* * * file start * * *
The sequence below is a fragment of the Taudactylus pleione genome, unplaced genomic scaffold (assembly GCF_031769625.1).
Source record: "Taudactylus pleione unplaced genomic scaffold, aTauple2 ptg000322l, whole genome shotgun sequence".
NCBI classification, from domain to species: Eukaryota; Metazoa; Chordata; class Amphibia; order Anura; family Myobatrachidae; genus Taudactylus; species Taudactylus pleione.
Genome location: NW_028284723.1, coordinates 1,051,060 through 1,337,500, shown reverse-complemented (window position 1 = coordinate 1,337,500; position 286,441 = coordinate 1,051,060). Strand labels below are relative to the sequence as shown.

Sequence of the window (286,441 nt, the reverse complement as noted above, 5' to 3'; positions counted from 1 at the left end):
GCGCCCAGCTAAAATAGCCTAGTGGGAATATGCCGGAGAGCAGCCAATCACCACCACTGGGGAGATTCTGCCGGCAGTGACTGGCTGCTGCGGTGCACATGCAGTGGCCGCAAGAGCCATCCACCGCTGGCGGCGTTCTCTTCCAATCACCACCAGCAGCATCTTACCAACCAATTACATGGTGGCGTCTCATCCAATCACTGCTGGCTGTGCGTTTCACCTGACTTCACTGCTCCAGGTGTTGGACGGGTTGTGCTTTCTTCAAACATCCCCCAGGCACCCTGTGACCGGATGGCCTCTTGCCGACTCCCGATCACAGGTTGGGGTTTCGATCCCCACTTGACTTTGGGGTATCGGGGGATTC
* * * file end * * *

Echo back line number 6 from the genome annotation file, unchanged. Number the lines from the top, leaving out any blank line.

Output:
GCGCCCAGCTAAAATAGCCTAGTGGGAATATGCCGGAGAGCAGCCAATCACCACCACTGGGGAGATTCTGCCGGCAGTGACTGGCTGCTGCGGTGCACATGCAGTGGCCGCAAGAGCCATCCACCGCTGGCGGCGTTCTCTTCCAATCACCACCAGCAGCATCTTACCAACCAATTACATGGTGGCGTCTCATCCAATCACTGCTGGCTGTGCGTTTCACCTGACTTCACTGCTCCAGGTGTTGGACGGGTTGTGCTTTCTTCAAACATCCCCCAGGCACCCTGTGACCGGATGGCCTCTTGCCGACTCCCGATCACAGGTTGGGGTTTCGATCCCCACTTGACTTTGGGGTATCGGGGGATTC